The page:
The Family Peace Project tries to provide resources to protect and help violence victims, educates the community about the aspects of family violence and the need for the community to help alleviate the problem.
"The need in a rural area is very critical," Ms. Taylor said, since victims might need to travel outside the area for protection, uprooting children.
"I look at our ministry from the perspective (of) what does each person need," Ms. Taylor said. "It can be a list as long as your arm so we prioritize and decide where we start. We have things here we can meet the needs of the individual while we are figuring out what the next step is."
Although they may stay in transitional housing operated by the Family Peace Project, families coming through the peace project are not staying; they are passing through, she said.
"We are attending to them whether it's a night of sleep, clothing or personal care items like toothpaste, deodorant, socks, underwear or cold medicine for their children," Ms. Taylor said. "The challenge we have is juggling all these needs."
She also talks with clients about their long-term outlook, asking them what they have always wanted to do. If, for example, a violence victim has wanted to be a cosmetologist, she may refer the person to Trinity Valley Community College's high school equivalency program and offer to pay the $75 required to take a GED test.
If the victim wants to work as a waitress, she provides uniforms and may buy shoes for work.
Ms. Taylor has seen a lot of growth in terms of victims learning how to make decisions and how to make choices. "We try to show them we are going to honor them and respect them as an individual and give them a choice," she said.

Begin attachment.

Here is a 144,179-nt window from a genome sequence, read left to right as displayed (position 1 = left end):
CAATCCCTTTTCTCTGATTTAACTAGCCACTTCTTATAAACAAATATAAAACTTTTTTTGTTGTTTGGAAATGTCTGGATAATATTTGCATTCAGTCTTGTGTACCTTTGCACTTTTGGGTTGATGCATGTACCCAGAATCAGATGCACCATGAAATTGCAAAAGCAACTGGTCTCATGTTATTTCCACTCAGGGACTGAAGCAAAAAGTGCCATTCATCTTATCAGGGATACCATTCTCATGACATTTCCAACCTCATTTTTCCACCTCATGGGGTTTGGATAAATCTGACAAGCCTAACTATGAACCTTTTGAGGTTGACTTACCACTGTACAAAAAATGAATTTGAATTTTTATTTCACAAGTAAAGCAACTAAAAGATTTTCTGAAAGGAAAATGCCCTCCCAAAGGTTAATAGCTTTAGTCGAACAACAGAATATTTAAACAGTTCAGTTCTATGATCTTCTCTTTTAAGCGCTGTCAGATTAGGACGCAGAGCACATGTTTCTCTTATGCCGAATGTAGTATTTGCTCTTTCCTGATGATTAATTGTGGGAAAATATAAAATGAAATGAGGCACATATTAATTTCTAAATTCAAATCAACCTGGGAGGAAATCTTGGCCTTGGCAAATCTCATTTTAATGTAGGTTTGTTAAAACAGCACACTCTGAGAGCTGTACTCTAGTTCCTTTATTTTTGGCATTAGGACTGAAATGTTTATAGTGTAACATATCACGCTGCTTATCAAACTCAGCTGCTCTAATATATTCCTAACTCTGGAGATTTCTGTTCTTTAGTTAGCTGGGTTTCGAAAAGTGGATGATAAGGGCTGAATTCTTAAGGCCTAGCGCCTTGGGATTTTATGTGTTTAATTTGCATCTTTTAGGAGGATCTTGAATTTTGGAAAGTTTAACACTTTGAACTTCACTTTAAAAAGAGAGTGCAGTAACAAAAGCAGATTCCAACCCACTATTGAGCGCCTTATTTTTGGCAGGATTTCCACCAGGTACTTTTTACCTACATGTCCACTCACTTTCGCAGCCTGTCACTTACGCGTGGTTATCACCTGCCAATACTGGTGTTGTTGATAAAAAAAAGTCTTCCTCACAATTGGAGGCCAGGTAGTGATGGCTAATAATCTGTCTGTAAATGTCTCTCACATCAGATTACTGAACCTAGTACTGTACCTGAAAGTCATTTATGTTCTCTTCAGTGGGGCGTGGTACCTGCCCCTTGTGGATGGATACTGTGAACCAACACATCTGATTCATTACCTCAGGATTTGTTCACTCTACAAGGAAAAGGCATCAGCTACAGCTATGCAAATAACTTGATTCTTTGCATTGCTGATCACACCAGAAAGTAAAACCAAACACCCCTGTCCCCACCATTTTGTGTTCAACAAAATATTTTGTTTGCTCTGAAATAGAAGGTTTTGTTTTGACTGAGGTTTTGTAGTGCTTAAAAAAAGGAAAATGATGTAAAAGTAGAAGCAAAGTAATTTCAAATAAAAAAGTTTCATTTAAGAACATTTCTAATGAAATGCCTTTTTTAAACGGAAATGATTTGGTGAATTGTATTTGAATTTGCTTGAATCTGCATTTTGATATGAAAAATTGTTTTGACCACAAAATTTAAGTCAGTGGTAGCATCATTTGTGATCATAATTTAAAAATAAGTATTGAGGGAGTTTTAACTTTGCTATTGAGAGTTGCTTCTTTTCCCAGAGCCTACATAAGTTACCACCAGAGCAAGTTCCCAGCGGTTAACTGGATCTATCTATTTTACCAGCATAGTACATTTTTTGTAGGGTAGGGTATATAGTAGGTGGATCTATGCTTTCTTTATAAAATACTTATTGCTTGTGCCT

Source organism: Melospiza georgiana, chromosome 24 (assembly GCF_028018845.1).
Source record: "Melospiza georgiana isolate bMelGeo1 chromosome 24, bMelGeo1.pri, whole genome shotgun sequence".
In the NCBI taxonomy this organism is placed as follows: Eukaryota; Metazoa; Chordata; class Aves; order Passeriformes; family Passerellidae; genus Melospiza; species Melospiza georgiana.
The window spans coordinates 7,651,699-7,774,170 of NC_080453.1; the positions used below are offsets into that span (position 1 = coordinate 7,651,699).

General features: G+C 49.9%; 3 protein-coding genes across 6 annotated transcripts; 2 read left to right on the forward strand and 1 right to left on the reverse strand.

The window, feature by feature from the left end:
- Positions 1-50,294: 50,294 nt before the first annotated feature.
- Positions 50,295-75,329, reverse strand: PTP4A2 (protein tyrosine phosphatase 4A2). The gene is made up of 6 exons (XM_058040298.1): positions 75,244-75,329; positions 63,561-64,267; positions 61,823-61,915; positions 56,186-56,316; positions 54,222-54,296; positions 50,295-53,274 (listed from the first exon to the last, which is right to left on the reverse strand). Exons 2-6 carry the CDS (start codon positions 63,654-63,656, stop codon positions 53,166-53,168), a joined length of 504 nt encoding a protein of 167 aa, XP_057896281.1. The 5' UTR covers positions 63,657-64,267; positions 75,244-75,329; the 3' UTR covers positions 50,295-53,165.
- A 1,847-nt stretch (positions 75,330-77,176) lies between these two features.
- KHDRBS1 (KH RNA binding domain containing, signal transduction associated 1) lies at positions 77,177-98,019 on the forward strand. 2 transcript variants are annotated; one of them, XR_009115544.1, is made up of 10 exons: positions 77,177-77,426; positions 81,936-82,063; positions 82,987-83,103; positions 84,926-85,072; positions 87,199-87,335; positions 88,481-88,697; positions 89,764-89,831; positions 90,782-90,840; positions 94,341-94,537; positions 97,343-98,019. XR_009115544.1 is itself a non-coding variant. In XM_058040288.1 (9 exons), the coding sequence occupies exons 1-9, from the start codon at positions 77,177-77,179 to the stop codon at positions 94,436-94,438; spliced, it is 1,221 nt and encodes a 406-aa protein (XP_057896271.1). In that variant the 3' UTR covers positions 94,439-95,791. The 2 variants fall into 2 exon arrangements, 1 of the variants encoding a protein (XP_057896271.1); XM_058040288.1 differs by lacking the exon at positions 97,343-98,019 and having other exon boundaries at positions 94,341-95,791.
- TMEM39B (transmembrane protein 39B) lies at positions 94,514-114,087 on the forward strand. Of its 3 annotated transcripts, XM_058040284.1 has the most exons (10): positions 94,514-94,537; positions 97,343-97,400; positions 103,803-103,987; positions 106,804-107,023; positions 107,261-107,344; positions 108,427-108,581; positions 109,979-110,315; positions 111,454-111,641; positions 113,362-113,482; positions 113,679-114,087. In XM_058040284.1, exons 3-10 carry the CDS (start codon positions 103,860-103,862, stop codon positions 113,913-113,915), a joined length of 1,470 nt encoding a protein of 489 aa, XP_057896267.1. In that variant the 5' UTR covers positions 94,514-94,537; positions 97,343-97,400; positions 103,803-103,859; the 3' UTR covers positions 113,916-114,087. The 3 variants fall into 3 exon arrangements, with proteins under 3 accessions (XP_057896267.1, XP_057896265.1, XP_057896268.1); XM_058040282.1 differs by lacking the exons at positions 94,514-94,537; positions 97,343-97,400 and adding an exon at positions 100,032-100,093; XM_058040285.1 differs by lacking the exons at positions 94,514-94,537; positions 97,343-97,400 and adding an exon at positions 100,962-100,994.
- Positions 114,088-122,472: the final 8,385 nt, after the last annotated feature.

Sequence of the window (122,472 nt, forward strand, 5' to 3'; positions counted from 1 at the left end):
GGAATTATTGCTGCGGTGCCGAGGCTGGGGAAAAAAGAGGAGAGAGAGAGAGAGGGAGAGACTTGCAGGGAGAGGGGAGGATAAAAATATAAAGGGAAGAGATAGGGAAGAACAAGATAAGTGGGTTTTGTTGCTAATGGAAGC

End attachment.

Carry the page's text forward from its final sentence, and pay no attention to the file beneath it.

If they need food, Ms. Taylor refers them to food pantries and for food stamps. In that way, the peace project is "a conduit of information," she said.
"Every day is different. It's a joy being in a ministry like this. It's making a difference one life at a time. It might not fix everything, but at least they know they are cared about and they have some support. I get to see divine intervention all the time," Ms. Taylor said.
Last year, the Family Peace Project served 282 families, of whom 116 were new clients.
How long a family receives service depends on the situation.
In one case, a mom came last May after being thrown over a piece of furniture, suffering a broken foot, The woman needed time to heal, has found a job, someone gave her a car and she no longer needs to stay in the project's transitional housing.
"She is still my client; we are still walking along side of her although it (the help) is not as intense as it was last May," Ms. Taylor said.
Ms. Taylor has rented U-Haul trailers for violence victims to leave Athens and she has provided $60 for a victim to rent a storage unit for her belongings until she could find an apartment.
Family violence victims may need help paying a back ticket so they can get their suspended license released so they can go to a job or they may need a new tire for their car, Ms. Taylor said. If she is helping them get set up in an apartment, they may need a broom, mop, cleanser, shower curtain, scouring pad and similar items, she said.